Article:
Ever watch one of those shows on “Animal Planet” about a pride of lions on the hunt? Unlike other big cats, they work as a team to separate one prey animal from a herd and take it down. then they go into a growling, snapping feeding frenzy, sticking their faces in, ripping out guts, tearing off a leg, and generally enjoying another nice dinner out with the family.
By the time the lions have eaten their fill and prepare to go sleepy-by, all that’s left of the poor gazelle, zebra, or wildebeest are some gnawed, gory leg and hip bones. And that’s how I know whoever did this to their crepe myrtle is a big fan of “Animal Planet.” Because these grotesque stumps cut off at the same place every spring for the last 20 years aren’t merely awful. They’re gnawful.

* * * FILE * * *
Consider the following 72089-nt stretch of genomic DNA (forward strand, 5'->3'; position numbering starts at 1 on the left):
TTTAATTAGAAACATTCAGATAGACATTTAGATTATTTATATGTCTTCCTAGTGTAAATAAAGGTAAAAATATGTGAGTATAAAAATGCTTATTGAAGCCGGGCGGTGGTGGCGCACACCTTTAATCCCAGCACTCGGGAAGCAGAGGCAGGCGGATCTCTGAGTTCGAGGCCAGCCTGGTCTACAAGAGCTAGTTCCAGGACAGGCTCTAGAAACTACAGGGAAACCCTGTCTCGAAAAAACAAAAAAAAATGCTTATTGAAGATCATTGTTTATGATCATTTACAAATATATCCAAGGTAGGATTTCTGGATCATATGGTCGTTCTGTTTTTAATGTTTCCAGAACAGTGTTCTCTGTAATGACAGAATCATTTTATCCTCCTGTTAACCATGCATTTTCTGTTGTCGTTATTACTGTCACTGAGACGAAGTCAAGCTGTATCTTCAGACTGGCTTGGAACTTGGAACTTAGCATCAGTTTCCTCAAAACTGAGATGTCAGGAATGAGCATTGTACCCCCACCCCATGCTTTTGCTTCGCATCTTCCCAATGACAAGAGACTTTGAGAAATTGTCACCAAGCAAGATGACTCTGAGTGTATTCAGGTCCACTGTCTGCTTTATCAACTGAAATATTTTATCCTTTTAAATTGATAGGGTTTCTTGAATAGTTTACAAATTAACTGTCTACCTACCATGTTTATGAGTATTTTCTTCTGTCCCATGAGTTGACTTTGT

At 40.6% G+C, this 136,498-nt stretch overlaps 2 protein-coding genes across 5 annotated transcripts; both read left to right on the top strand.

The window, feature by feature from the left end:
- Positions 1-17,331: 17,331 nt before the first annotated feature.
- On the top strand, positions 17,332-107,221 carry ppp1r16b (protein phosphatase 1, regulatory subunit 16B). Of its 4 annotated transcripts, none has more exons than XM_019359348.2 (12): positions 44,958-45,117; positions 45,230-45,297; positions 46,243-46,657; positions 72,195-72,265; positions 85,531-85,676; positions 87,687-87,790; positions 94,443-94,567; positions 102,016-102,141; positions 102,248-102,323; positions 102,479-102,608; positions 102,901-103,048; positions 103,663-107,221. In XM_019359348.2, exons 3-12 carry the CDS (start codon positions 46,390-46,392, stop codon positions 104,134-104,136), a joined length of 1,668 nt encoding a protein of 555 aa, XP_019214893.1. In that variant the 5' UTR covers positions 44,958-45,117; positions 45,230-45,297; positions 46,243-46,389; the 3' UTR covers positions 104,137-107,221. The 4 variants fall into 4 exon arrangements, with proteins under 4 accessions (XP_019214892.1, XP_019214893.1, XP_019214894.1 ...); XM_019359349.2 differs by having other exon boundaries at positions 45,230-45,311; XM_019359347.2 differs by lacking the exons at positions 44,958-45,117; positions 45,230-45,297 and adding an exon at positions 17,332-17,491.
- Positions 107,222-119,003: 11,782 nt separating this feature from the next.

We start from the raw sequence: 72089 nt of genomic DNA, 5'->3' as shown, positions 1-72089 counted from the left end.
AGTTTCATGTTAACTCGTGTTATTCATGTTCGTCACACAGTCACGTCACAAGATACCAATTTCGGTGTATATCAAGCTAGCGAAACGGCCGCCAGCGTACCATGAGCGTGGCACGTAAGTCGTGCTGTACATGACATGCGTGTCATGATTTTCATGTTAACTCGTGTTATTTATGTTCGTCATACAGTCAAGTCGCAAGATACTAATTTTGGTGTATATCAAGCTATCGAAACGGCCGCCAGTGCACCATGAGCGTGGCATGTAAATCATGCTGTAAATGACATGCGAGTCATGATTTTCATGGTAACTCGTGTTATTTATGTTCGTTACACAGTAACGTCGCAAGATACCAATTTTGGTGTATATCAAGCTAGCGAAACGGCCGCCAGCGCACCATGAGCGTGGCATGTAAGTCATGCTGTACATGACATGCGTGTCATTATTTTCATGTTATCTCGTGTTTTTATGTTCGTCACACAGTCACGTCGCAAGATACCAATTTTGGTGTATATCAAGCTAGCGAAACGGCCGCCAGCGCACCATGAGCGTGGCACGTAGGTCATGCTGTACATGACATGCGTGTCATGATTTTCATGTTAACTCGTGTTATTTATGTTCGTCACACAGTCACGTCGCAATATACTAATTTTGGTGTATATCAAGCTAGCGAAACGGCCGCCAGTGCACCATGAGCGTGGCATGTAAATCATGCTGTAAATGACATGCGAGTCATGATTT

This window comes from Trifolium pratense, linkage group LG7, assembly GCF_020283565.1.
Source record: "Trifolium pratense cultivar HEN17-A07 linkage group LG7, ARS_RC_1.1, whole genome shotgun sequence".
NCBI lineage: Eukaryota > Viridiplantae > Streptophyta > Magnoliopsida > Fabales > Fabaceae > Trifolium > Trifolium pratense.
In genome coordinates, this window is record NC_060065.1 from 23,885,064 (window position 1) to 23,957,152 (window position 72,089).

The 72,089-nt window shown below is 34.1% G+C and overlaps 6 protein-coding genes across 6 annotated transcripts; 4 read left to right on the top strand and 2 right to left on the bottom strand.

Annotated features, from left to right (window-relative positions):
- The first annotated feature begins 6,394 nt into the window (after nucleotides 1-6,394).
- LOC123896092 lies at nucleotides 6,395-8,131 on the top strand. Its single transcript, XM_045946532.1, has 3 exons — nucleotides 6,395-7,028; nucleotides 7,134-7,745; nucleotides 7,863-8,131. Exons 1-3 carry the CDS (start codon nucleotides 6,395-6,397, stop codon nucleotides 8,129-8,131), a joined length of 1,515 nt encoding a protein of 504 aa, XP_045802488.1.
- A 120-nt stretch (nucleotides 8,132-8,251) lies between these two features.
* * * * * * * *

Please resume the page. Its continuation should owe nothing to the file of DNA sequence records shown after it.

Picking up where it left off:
Many thanks to Anne Marie Ashley for sending Grumpy this prize-winner!
If you inherited an ugly plant like this one, could you restore its beauty? Yes, but it would require drastic measures. You’d have to cut all the trunks to the ground, select 3-4 well-spaced new shoots growing up to become new trunks, and cut off the rest. As the tree grows, remove all side branches from the trunks up to a height of 4 feet or so. This will expose the pretty bark.
What’s Crepe Murder?
For the uninitiated, crepe murder refers to the odious practice of using chainsaws and loppers to reduce beautiful crepe myrtles to hideous stumps every spring. Not only does this ruin their sculptural form, but it also prevents them from developing that wonderfully mottled, smooth, flaky bark so welcome in the winter landscape. Moreover, the long, whiplike branches that grow from the stumps are too weak to hold up the flowers.
Like every winner, Anne Marie will receive a lavender ‘Early Bird’ crepe myrtle from our Southern Living Plant Collection. This crepe myrtle grows only 8 feet tall and never needs pruning. Come back tomorrow to see our final winner of 2012. This is gonna gross you out.